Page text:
In rural Texas, people are trying to preserve historic “dance halls” built around the turn of the 20th century.
For decades, German and Czech farming communities have used these barn-like buildings for dances, parties, or just to hash out some community business. But with changing traditions and musical tastes, many of the halls have crumbled and been lost to time. Weddings might help save the ones that are left, but it’s still an uphill economic battle.
“Ulman’s Laendler” is the kind of song you might’ve heard at a dance hall in the early 1900s. It was recorded in 1929 by Texas Czech orchestra Bacova Ceska Kapela. But dance halls weren’t just for music. They were also like a town square, according to historian and Texas music expert Joe Nick Patoski.
“The first building where everybody meets is the dance hall, and it’s used not just for dances, but it’s used for social functions,” he said. “It’s when the community meets, and wants to discuss affairs, they all meet at the dance hall.”
Through the years, the traditional waltzes and polkas played in the halls morphed into western swing and country music. Eventually, the dance of choice became the boot-scootin’ Texas two-step, still practiced at halls across the state when groups like Bobby Flores and the Yellow Rose Band take the stage. According to Patoski, the participatory experience of a dance hall is what draws people.
“After the song’s over, people aren’t applauding and cheering, they’re catching their breath and they’re going back to their seat so they can get another beer and get rested up for the next song,” he said.
There’s been renewed interest in these halls in recent years. They can hold hundreds of people, so some have been renovated and turned into modern music venues with professional sound systems. Others, like La Bahia Turn Verein strive for a more traditional feel, but pull in money through wedding rentals.
“I was born and raised in here, my parents, my grandfathers, everybody put this here before me, and so that’s why I just fell in line,” said Roy Schmidt, president of a non-profit group that owns La Bahia.
Roy Schmidt grew up attending dances and events at La Bahia Turn Verein. He’s now the hall’s main caretaker and president of the non-profit that owns it.
There’s a minimalist beauty to the place, with its white-walled exterior, smooth wooden dance floor and drop-down windows that let the country breeze in. Schmidt said the group that owns the hall was broke just a few years ago, but now has between $40,000 and $50,000 in the bank, mostly thanks to rentals for events like weddings.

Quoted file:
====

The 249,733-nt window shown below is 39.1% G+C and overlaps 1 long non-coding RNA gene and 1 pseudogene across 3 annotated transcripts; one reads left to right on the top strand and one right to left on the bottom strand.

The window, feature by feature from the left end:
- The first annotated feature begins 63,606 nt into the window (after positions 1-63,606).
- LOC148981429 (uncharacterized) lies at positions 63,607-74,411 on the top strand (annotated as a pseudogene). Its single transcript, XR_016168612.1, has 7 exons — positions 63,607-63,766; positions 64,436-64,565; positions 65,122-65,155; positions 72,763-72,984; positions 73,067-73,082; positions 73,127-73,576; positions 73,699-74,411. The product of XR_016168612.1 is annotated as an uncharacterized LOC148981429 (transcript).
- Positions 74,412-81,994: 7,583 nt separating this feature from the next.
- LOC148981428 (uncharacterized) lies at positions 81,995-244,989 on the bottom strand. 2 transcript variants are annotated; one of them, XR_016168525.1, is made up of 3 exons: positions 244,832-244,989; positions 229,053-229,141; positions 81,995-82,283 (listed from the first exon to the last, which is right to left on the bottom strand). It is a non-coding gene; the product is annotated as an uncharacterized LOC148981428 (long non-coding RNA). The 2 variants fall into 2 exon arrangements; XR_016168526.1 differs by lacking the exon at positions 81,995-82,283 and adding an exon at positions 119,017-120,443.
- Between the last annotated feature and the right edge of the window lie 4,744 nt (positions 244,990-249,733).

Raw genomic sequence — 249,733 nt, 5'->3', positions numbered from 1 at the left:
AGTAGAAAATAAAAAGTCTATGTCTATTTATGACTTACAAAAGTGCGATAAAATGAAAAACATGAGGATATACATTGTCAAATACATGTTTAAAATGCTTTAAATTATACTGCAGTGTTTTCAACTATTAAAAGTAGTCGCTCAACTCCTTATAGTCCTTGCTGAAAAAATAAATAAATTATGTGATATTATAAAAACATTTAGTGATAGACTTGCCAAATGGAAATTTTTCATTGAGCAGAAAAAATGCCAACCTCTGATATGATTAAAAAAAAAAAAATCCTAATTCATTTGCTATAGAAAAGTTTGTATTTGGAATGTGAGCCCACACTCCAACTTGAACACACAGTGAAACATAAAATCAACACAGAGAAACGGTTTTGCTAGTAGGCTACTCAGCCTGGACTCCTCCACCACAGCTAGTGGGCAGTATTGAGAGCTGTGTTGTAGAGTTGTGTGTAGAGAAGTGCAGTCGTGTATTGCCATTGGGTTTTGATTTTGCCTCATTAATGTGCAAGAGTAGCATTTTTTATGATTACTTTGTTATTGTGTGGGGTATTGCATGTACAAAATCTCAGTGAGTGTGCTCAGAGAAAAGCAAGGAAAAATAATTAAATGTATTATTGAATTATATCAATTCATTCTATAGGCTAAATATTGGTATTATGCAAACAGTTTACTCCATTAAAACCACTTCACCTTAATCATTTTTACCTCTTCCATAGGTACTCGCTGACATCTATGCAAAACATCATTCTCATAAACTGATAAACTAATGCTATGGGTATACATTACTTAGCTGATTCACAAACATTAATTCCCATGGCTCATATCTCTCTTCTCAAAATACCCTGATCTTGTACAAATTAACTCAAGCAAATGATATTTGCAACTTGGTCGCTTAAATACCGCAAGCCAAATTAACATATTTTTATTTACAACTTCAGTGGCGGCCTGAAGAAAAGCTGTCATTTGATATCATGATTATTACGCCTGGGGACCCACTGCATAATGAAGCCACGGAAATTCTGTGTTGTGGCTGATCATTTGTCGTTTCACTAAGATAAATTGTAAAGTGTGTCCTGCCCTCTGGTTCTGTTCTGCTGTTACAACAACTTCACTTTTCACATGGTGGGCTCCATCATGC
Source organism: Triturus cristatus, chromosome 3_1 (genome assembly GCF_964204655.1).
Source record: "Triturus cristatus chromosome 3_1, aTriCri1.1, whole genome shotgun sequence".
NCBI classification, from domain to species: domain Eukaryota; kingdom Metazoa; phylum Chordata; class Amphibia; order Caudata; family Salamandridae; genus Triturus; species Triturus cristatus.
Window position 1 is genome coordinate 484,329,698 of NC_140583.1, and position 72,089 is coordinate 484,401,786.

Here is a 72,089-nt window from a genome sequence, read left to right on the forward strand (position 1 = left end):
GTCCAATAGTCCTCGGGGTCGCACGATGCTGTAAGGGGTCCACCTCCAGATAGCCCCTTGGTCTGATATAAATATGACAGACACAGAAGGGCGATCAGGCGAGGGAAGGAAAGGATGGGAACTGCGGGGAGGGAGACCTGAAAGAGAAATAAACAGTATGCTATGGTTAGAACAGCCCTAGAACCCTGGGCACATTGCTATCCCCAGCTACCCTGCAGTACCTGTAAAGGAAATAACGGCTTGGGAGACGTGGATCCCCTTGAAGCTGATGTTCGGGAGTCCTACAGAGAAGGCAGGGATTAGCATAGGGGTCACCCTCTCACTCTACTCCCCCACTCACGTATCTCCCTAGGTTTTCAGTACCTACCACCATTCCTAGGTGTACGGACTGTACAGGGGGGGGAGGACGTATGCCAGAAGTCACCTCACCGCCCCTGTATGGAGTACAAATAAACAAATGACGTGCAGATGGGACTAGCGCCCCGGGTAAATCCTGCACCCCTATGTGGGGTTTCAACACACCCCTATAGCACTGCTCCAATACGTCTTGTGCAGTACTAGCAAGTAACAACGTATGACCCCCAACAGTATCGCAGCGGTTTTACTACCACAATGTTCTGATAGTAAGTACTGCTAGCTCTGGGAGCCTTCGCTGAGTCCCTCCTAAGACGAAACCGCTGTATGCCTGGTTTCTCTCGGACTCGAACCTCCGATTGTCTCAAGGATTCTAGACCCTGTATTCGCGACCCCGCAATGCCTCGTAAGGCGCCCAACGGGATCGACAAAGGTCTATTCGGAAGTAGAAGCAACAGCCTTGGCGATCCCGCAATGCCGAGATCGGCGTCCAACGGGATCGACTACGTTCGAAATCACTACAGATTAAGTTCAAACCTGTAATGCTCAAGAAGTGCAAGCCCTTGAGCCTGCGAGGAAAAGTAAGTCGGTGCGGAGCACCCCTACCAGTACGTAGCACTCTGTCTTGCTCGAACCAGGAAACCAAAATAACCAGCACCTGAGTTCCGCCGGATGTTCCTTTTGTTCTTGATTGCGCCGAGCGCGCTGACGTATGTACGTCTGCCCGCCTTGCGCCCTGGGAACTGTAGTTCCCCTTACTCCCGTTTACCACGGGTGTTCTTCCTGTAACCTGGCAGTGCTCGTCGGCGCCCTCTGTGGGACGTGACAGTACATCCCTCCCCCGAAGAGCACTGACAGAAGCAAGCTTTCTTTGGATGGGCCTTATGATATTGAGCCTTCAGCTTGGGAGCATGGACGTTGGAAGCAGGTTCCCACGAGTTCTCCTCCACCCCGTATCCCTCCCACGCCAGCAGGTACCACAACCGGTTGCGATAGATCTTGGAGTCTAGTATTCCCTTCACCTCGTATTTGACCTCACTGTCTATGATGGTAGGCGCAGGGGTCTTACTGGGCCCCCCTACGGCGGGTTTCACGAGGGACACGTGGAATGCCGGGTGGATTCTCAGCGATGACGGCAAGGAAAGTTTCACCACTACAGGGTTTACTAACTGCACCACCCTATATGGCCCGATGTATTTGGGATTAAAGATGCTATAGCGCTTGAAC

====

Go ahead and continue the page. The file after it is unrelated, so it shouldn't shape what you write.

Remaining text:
“And we get ‘em all the way from Atlanta, to California, to all over the country,” Schmidt said. “It’s all word of mouth. I mean, basically they came through here, one of their friends got married here.”
Still, that business has limits. There’s only so much you can charge for an old, non-air-conditioned building in Texas, and then there’s the upkeep.
The stage at La Bahia Turn Verein near Burton, Texas.
“These places are huge,” said Deb Fleming, executive director of a non-profit called Texas Dance Hall Preservation. “You know, they’re old buildings, they take a lot of maintenance.”
Fleming’s group has counted more than 100 historic halls across the state [some marked on this map]. The group helps halls come up with new business models and promote events. The organization also distributes grants for preservation work; it has about $30,000 on hand for that this year. According to Fleming, there’s not one way to save a hall.
“It’s a matter of what makes the best sense at the time, and being open to the possibilities of change,” she said. Down the road from La Bahia, Jon Perez unlocks the door to Round Top Dance Hall, another historic building that’s taking a for-profit approach. Perez said he’s basically breaking even.
“It’s self-sustaining,” he said.
Round Top also hosts weddings and the occasional live band, but Perez pulls in money from a restaurant and bar next door as well. He said a big challenge is that it’s getting more expensive to throw a dance.
“The price of entertainment, and entertainers, are skyrocketing,” he said. “To try to, you know, pay what the musicians are due, your insurances and everything like that, it’s tough.”
Deb Fleming said a broader cultural shift is key to saving the halls.
“If the next generation doesn’t step up to really engage with these kind of places, these places are going to die a slow death, because many of the halls that are non-profit or community halls are basically managed and maintained by people in their 70s and 80s,” she said.
Texas lawmakers are considering legislation that could help. It would let small music venues apply to get a cut of the money back from alcohol sales taxes.